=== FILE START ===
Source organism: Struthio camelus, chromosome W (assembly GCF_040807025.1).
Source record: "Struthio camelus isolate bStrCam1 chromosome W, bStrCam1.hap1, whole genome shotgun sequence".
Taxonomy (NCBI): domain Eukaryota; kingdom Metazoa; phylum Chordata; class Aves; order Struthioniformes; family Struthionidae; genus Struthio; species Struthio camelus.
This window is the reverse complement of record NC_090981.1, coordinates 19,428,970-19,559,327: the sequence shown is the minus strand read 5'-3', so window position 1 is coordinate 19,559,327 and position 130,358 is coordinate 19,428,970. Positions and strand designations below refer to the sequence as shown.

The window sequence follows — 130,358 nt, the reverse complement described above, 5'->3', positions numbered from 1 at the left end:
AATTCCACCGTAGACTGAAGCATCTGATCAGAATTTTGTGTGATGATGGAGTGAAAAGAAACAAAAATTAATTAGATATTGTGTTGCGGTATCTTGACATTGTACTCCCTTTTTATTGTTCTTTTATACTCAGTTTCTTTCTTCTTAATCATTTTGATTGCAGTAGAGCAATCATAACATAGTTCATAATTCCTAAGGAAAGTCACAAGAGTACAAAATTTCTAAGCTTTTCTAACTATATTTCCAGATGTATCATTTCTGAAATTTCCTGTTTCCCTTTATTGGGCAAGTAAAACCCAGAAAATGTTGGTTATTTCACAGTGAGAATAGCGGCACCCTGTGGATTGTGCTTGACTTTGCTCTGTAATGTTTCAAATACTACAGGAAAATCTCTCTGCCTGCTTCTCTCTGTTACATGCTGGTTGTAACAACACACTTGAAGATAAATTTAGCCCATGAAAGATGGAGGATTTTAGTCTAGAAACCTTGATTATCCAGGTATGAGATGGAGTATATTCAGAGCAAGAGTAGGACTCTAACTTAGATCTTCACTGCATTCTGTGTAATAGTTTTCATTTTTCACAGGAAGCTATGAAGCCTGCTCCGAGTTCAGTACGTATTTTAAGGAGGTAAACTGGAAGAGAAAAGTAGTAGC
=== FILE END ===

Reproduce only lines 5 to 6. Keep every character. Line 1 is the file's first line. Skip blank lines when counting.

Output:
The window sequence follows — 130,358 nt, the reverse complement described above, 5'->3', positions numbered from 1 at the left end:
AATTCCACCGTAGACTGAAGCATCTGATCAGAATTTTGTGTGATGATGGAGTGAAAAGAAACAAAAATTAATTAGATATTGTGTTGCGGTATCTTGACATTGTACTCCCTTTTTATTGTTCTTTTATACTCAGTTTCTTTCTTCTTAATCATTTTGATTGCAGTAGAGCAATCATAACATAGTTCATAATTCCTAAGGAAAGTCACAAGAGTACAAAATTTCTAAGCTTTTCTAACTATATTTCCAGATGTATCATTTCTGAAATTTCCTGTTTCCCTTTATTGGGCAAGTAAAACCCAGAAAATGTTGGTTATTTCACAGTGAGAATAGCGGCACCCTGTGGATTGTGCTTGACTTTGCTCTGTAATGTTTCAAATACTACAGGAAAATCTCTCTGCCTGCTTCTCTCTGTTACATGCTGGTTGTAACAACACACTTGAAGATAAATTTAGCCCATGAAAGATGGAGGATTTTAGTCTAGAAACCTTGATTATCCAGGTATGAGATGGAGTATATTCAGAGCAAGAGTAGGACTCTAACTTAGATCTTCACTGCATTCTGTGTAATAGTTTTCATTTTTCACAGGAAGCTATGAAGCCTGCTCCGAGTTCAGTACGTATTTTAAGGAGGTAAACTGGAAGAGAAAAGTAGTAGC